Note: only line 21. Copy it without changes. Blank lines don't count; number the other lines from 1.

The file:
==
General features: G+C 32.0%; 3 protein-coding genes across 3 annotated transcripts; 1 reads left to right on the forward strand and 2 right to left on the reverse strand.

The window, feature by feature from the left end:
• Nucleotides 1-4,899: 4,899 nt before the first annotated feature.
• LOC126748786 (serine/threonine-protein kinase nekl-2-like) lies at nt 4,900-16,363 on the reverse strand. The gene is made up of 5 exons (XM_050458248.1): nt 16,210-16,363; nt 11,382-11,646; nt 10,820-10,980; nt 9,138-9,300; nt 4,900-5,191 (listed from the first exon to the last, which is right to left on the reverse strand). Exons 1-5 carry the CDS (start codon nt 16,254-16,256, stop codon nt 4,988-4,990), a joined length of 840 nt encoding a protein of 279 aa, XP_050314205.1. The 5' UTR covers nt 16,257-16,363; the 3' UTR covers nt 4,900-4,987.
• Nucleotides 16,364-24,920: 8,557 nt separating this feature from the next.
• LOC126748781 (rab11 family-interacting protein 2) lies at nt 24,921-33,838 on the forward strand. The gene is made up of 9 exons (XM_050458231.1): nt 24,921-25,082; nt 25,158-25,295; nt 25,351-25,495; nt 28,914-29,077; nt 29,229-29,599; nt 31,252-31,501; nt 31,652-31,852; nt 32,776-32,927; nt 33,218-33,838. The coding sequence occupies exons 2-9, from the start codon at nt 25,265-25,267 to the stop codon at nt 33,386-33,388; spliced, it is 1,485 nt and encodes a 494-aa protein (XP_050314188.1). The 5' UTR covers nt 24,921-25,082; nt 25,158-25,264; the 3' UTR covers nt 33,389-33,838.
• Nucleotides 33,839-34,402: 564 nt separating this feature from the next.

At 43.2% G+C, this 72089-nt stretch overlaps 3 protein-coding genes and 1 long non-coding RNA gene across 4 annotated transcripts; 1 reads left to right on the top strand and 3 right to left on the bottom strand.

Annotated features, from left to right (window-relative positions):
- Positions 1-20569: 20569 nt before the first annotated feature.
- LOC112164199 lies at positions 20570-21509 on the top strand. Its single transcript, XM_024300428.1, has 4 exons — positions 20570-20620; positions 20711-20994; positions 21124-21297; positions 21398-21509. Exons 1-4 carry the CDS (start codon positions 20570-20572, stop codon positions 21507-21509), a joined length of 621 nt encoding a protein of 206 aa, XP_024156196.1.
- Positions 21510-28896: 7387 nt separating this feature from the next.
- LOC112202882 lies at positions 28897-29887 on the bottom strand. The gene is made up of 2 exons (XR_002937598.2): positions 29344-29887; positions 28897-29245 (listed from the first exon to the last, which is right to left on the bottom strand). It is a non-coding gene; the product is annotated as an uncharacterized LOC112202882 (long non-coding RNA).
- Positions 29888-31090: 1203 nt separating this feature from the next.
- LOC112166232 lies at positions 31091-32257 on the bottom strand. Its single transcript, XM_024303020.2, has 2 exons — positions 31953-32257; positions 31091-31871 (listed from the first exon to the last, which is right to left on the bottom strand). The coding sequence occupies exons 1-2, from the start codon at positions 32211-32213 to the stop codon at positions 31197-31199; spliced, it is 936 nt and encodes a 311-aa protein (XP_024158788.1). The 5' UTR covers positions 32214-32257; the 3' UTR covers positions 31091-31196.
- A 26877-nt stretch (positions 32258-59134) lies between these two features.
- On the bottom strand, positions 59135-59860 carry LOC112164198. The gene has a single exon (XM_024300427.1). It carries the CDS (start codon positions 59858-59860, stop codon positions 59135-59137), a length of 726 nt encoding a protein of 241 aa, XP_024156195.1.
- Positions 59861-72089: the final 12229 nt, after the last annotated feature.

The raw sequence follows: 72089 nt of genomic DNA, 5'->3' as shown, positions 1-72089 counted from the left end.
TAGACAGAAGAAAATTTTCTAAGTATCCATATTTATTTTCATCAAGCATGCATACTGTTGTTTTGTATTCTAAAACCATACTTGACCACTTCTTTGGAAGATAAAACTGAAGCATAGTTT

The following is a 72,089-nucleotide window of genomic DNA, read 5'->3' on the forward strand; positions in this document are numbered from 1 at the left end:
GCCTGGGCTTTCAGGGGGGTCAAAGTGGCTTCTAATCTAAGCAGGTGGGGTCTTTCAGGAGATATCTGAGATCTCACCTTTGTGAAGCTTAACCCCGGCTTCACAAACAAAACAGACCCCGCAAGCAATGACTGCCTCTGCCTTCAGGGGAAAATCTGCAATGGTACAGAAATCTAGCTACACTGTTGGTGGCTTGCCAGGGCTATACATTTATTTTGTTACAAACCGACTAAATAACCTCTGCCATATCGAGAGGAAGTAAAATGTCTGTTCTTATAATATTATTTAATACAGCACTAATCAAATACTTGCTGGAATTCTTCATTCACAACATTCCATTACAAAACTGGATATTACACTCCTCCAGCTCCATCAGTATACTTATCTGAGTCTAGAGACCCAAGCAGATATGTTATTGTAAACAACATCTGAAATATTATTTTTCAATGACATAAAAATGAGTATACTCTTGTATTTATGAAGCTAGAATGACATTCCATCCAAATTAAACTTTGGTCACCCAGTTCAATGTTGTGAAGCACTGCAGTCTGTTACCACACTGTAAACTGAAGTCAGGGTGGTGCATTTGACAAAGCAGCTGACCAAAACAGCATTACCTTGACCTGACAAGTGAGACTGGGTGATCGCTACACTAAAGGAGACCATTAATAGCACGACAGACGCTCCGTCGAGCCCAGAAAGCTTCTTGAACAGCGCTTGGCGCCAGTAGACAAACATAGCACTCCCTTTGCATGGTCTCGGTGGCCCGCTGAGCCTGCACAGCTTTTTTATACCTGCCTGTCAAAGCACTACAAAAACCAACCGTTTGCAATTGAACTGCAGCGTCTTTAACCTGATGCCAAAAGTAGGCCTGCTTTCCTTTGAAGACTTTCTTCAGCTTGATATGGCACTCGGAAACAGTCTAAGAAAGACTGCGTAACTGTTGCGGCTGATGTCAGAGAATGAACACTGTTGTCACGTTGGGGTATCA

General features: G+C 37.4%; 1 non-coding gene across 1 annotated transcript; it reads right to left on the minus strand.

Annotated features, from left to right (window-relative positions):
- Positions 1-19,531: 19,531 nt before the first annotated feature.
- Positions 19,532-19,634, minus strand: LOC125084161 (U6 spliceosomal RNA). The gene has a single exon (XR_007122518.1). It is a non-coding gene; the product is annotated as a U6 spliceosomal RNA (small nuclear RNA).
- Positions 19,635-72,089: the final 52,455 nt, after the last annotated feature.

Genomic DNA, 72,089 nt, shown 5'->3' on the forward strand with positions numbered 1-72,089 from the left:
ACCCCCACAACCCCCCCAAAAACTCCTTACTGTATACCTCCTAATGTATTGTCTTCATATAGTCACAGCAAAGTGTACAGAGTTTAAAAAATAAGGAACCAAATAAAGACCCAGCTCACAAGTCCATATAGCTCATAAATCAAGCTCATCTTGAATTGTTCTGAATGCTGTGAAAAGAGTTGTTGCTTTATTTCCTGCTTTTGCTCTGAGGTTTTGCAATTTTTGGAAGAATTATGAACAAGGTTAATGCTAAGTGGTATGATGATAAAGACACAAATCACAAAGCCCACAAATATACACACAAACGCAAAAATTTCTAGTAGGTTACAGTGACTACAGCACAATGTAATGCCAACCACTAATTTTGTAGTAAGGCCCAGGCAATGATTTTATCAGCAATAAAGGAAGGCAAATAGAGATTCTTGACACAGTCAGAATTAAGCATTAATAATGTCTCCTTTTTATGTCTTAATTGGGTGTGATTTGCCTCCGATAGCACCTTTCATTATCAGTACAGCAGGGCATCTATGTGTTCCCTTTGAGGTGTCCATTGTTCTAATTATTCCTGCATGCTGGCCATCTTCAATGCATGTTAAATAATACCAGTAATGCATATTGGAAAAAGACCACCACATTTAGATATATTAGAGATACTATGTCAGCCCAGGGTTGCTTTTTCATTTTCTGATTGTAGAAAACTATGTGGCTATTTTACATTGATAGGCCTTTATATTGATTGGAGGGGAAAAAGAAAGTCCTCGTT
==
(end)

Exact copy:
The following is a 72,089-nucleotide window of genomic DNA, read 5'->3' on the forward strand; positions in this document are numbered from 1 at the left end: